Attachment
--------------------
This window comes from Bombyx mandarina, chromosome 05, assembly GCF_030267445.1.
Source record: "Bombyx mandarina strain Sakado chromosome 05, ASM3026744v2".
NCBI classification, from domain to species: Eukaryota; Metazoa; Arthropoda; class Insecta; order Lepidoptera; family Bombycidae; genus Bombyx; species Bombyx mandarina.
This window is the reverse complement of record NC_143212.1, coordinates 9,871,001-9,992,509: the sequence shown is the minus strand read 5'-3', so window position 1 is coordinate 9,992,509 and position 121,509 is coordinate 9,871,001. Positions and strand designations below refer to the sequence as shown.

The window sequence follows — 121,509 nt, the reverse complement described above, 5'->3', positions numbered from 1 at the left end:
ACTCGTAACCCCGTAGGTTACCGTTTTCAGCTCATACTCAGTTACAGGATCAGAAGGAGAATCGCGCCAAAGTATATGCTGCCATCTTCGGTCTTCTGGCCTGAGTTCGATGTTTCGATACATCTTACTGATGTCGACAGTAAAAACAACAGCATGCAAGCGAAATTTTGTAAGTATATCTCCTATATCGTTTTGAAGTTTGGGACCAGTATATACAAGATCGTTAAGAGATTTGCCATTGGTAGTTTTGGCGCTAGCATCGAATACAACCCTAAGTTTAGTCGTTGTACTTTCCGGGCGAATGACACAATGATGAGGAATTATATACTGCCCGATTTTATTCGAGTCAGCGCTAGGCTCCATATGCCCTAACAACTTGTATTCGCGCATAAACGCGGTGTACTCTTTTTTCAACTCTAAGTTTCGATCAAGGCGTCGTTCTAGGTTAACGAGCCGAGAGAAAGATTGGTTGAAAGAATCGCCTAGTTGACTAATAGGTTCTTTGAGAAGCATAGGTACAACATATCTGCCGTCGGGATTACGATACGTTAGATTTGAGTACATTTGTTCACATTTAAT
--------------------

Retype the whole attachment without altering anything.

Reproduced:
This window comes from Bombyx mandarina, chromosome 05, assembly GCF_030267445.1.
Source record: "Bombyx mandarina strain Sakado chromosome 05, ASM3026744v2".
NCBI classification, from domain to species: Eukaryota; Metazoa; Arthropoda; class Insecta; order Lepidoptera; family Bombycidae; genus Bombyx; species Bombyx mandarina.
This window is the reverse complement of record NC_143212.1, coordinates 9,871,001-9,992,509: the sequence shown is the minus strand read 5'-3', so window position 1 is coordinate 9,992,509 and position 121,509 is coordinate 9,871,001. Positions and strand designations below refer to the sequence as shown.

The window sequence follows — 121,509 nt, the reverse complement described above, 5'->3', positions numbered from 1 at the left end:
ACTCGTAACCCCGTAGGTTACCGTTTTCAGCTCATACTCAGTTACAGGATCAGAAGGAGAATCGCGCCAAAGTATATGCTGCCATCTTCGGTCTTCTGGCCTGAGTTCGATGTTTCGATACATCTTACTGATGTCGACAGTAAAAACAACAGCATGCAAGCGAAATTTTGTAAGTATATCTCCTATATCGTTTTGAAGTTTGGGACCAGTATATACAAGATCGTTAAGAGATTTGCCATTGGTAGTTTTGGCGCTAGCATCGAATACAACCCTAAGTTTAGTCGTTGTACTTTCCGGGCGAATGACACAATGATGAGGAATTATATACTGCCCGATTTTATTCGAGTCAGCGCTAGGCTCCATATGCCCTAACAACTTGTATTCGCGCATAAACGCGGTGTACTCTTTTTTCAACTCTAAGTTTCGATCAAGGCGTCGTTCTAGGTTAACGAGCCGAGAGAAAGATTGGTTGAAAGAATCGCCTAGTTGACTAATAGGTTCTTTGAGAAGCATAGGTACAACATATCTGCCGTCGGGATTACGATACGTTAGATTTGAGTACATTTGTTCACATTTAAT